Estimating Total Economic Losses Associated with Heat Stress in Dry Cows
According to the USDA-ERS (2019), there were 9.4 million dairy cows present in the United States in 2018. Florida is the state with the greatest number of heat stress days per year (219 d), followed by Texas (164 d), California (69 d), and New Mexico (48 d). Milk production in 16 of the top 25 milk-producing states is significantly affected by heat stress in the dry period. Economically, California being the highest production state, is also the one most impacted by heat stress, followed by Texas, Wisconsin, Pennsylvania, New York, and Florida.
Given that heat-stressed daughters have a lower survival rate until first calving (71% vs. 83%) relative to cooled daughters, the cost of rearing a heifer from birth to first calving may be $157.50 greater if a heifer is born from a cow that has been exposed to heat stress during the dry period. Therefore, when accounting for the percentage of heat stress days per year per state, an average US dairy farm may have an extra heifer rearing cost of $14.30/cow per year. Extra rearing costs per cow per year have been calculated to be $47.30 in Florida, representing losses of $5.7 million per year. Collectively, the total losses associated with extra rearing costs of heifers in the United States amount to $134 million per year (Figure 2). In addition, a reduced number of days between first calving and death or culling has a negative impact on profitability. An average US dairy farm may have an extra loss associated with a shorter productive life due to heat stress of $9.61 per cow per year, which collectively in the US may represent losses of up to $90 million if dry cows are not cooled (Figure 2).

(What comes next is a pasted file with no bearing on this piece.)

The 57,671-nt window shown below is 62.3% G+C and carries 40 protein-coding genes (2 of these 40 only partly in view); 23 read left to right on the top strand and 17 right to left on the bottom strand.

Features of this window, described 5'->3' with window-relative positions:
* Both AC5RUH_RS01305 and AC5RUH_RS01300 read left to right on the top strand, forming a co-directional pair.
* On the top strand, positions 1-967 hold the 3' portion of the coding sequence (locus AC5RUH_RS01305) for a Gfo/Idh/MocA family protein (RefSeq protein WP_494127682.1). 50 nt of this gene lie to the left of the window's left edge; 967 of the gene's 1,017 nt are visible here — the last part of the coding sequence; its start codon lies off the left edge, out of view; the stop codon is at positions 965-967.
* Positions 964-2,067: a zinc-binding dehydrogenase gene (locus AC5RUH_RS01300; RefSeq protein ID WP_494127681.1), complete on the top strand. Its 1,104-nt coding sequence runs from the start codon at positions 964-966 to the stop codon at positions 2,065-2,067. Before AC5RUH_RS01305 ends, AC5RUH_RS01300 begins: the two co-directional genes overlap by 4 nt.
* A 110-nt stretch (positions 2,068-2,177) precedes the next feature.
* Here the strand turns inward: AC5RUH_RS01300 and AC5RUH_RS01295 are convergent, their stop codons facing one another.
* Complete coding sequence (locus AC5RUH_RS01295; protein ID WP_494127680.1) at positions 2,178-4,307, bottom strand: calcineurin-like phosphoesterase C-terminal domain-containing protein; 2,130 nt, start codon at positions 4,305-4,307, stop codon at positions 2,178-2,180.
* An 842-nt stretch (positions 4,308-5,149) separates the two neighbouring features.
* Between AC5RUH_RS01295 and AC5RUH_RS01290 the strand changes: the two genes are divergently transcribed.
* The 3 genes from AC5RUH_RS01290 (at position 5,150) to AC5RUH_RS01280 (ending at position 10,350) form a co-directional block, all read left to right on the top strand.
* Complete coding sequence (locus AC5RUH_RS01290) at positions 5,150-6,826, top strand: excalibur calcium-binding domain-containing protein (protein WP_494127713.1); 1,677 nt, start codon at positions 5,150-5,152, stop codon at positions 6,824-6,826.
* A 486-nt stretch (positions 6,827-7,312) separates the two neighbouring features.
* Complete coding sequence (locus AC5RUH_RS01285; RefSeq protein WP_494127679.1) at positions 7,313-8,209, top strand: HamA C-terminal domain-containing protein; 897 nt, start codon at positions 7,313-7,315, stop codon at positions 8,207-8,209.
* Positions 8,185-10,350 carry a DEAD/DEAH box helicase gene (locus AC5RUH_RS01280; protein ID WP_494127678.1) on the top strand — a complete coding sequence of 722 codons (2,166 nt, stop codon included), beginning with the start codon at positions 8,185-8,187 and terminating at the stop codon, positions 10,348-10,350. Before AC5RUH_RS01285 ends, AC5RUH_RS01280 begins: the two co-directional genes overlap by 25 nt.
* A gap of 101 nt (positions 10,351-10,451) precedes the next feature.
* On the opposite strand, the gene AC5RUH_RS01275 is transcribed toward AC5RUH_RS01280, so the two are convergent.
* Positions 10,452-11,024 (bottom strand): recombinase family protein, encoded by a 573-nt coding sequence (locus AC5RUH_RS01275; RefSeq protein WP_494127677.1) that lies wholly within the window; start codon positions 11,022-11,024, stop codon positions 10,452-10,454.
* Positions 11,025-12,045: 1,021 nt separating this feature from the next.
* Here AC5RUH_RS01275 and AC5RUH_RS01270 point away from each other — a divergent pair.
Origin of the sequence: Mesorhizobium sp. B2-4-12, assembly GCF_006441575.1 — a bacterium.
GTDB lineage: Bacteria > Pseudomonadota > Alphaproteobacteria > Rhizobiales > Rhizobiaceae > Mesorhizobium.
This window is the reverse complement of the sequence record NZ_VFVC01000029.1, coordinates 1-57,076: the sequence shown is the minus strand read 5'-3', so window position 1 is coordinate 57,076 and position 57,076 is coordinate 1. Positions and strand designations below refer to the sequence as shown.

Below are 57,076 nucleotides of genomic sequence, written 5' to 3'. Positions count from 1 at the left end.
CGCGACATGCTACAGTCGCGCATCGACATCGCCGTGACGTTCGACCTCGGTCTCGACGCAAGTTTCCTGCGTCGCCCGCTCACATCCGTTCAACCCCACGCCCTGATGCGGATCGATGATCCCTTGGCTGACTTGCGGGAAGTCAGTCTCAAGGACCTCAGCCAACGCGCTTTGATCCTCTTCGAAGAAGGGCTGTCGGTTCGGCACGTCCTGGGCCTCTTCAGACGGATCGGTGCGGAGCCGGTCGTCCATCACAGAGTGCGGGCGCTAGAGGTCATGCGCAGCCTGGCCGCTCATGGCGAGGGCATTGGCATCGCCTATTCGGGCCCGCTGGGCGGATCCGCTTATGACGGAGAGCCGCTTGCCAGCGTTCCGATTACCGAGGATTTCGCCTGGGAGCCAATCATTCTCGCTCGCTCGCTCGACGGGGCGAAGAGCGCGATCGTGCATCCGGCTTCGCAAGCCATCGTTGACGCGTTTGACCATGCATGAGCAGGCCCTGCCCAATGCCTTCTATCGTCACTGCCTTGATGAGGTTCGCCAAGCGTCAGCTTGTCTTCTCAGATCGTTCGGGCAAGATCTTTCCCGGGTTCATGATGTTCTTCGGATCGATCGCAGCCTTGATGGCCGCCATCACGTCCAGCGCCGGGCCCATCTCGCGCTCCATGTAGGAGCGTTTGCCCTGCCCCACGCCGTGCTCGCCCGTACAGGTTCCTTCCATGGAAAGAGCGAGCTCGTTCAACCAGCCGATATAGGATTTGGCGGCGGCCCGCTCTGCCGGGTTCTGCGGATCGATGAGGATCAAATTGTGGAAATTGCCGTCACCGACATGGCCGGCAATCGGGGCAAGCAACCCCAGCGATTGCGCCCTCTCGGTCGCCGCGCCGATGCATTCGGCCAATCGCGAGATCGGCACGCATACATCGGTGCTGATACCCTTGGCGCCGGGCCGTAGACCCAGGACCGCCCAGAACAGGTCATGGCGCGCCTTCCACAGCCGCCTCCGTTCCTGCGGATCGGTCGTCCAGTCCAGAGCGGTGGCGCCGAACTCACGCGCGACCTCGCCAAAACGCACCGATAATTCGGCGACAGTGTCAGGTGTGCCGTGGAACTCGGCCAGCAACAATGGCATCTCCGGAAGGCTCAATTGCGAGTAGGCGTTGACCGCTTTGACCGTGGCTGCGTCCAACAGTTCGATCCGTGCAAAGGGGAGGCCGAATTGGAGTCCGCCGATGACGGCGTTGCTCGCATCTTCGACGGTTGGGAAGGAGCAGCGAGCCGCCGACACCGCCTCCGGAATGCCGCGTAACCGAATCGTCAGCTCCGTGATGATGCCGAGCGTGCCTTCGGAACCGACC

The milk losses associated with the reduced milk yield of daughters born to dams exposed to heat stress during late gestation translate into substantial economic losses nationally. For the top three states with the most dairy cows (California, Wisconsin, and New York) and the two states with the greatest number of heat stress days per year (Florida and Texas), the average annual milk loss of the daughter lactations was 276 lb, 194 lb, 207 lb, 877 lb, and 659 lb, respectively. Collectively in the US, weighted by the number of cows in each state, annual losses of the daughters may be up to $371 million ($39/daughter/year) if the milk price is $0.20/lb of milk and the income over feed cost (IOFC) is $0.15/lb of milk. In California, Wisconsin, New York, Florida, and Texas, the total economic losses of the daughters from heat-stressed dams may be approximately $71 million, $37 million, $16 million, $19 million, and $53 million per year, respectively, and the average annual losses per cow per year for those states may be $41, $29, $31, $155, and $98, respectively. When the milk price is reduced from $0.20 per lb to $0.15 per lb, total weighted annual losses in the United States reach $246 million, and the average loss per cow per year may be $26.
Maternal heat stress during late gestation reduces daughter survivability and milk production for up to three lactations. The average US dairy cow may have a five-month reduction in productive life and lose an average of 265 lb of milk per year if exposed to heat stress while developing in utero. Annual losses for the dairy sector arising from in utero heat stress, including milk loss in multiple lactations, reduced productive life, and additional heifer rearing costs, may be up to $595 million if dry pregnant cows are not cooled. Additionally, dry-period heat stress seems to exert carryover effects on the survivability and the productivity of the second-generation offspring. Cooling dry pregnant cows is not only crucial to prevent subsequent lactation milk loss of the dam, but also to ensure optimal survivability and productivity of their daughters and granddaughters.